Synthesis and catalytic properties of magnesia fine powders prepared by microwave cold plasma heating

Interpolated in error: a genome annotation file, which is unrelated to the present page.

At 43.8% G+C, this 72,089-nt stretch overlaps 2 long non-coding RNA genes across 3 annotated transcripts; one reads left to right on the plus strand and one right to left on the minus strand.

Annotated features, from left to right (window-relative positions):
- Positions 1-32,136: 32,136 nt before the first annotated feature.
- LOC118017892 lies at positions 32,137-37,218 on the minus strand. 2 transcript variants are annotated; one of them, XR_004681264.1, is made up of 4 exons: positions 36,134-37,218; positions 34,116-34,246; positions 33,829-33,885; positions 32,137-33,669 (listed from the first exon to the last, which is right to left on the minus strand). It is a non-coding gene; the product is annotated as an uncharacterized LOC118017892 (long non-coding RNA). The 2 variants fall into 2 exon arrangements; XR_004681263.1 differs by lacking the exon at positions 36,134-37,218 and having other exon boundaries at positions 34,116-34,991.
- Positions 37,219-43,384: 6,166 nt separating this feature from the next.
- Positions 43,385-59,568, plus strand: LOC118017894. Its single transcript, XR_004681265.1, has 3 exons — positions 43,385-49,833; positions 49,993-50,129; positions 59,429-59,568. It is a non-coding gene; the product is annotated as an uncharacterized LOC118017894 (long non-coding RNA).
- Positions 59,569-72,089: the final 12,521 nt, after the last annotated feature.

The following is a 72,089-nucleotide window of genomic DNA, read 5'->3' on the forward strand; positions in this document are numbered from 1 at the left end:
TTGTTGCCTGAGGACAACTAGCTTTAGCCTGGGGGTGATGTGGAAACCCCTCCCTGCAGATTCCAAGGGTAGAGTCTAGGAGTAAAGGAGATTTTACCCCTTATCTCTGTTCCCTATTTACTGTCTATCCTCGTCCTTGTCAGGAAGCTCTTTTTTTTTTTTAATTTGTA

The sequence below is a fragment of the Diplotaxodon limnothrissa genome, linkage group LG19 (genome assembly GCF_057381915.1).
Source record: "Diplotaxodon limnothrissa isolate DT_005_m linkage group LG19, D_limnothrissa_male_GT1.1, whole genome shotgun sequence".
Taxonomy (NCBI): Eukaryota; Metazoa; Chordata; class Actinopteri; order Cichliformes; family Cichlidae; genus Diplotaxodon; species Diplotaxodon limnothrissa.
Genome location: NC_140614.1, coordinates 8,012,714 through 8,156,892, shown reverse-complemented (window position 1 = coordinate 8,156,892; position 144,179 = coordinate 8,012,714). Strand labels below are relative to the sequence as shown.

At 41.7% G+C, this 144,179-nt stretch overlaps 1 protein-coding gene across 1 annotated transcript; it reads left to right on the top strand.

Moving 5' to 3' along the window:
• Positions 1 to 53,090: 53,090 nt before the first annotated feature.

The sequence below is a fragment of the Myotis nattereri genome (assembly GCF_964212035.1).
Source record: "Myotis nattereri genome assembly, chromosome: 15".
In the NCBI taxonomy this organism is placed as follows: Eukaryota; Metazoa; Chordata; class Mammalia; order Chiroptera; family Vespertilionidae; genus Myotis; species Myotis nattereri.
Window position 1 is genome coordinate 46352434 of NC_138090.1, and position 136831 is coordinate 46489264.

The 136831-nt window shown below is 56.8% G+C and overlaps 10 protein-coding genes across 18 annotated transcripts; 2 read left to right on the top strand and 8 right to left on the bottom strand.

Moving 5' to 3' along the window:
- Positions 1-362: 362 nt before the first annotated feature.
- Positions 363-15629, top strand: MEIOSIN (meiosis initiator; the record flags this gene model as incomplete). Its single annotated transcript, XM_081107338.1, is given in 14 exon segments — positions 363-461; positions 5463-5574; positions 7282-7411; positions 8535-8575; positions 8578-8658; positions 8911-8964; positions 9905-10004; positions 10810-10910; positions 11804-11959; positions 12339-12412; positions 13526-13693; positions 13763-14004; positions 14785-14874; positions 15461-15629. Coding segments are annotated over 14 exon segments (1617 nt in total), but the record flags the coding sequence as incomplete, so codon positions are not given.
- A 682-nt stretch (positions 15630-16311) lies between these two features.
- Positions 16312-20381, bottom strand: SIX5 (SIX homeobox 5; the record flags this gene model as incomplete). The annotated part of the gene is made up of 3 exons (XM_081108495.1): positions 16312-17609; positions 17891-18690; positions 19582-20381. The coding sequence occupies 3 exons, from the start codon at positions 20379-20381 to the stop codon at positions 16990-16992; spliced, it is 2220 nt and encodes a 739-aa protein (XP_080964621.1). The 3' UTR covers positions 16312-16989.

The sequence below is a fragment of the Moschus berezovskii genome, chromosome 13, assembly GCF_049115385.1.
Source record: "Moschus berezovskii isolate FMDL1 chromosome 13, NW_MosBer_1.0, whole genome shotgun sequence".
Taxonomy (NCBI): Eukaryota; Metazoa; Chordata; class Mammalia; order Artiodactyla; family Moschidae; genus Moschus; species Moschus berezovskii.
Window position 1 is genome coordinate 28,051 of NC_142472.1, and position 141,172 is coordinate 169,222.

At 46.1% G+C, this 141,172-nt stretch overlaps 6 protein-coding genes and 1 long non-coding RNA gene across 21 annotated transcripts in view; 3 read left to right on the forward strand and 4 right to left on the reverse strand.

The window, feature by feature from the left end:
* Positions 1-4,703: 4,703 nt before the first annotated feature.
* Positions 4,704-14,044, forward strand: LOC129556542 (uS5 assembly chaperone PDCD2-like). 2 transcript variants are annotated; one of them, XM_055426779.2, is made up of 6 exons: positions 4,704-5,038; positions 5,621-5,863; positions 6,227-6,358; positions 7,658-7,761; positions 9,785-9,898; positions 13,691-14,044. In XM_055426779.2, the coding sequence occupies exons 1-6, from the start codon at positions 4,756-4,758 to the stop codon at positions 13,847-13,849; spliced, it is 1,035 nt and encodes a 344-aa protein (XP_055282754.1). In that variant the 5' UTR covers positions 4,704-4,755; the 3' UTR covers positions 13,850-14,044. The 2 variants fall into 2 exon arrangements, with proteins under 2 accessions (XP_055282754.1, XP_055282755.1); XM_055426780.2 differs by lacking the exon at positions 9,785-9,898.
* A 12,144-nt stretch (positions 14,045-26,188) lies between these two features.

A fine powder of magnesia was prepared using microwave cold plasma as the heat source, and its crystal structure and catalytic properties were examined. Magnesium hydroxide was used as the raw material, and magnesia samples were prepared with variable parameters of microwave output and treatment time. After the start of heating, the temperature of the plasma immediately rose to 1100 °C. Magnesia fine powders were formed by heating the hydroxide for 1–2 min. The samples obtained had a large specific surface area (e.g. 350 m2 g–1>). The morphology of the samples was observed by scanning electron microscopy, and they were seen to be net-like with micropores of a few hundred nanometres in diameter as opposed to the flat morphology obtained in general electric furnace heating. Solid basicity measurements revealed that the magnesia powders had strong surface basic sites of 27.0 ⩽H–<33.0. When the catalytic properties were examined using the condensation of benzaldehyde and the oxidative coupling of methane, which are typical base-catalytic reactions, the magnesia prepared by plasma heating exhibited high activity in both reactions.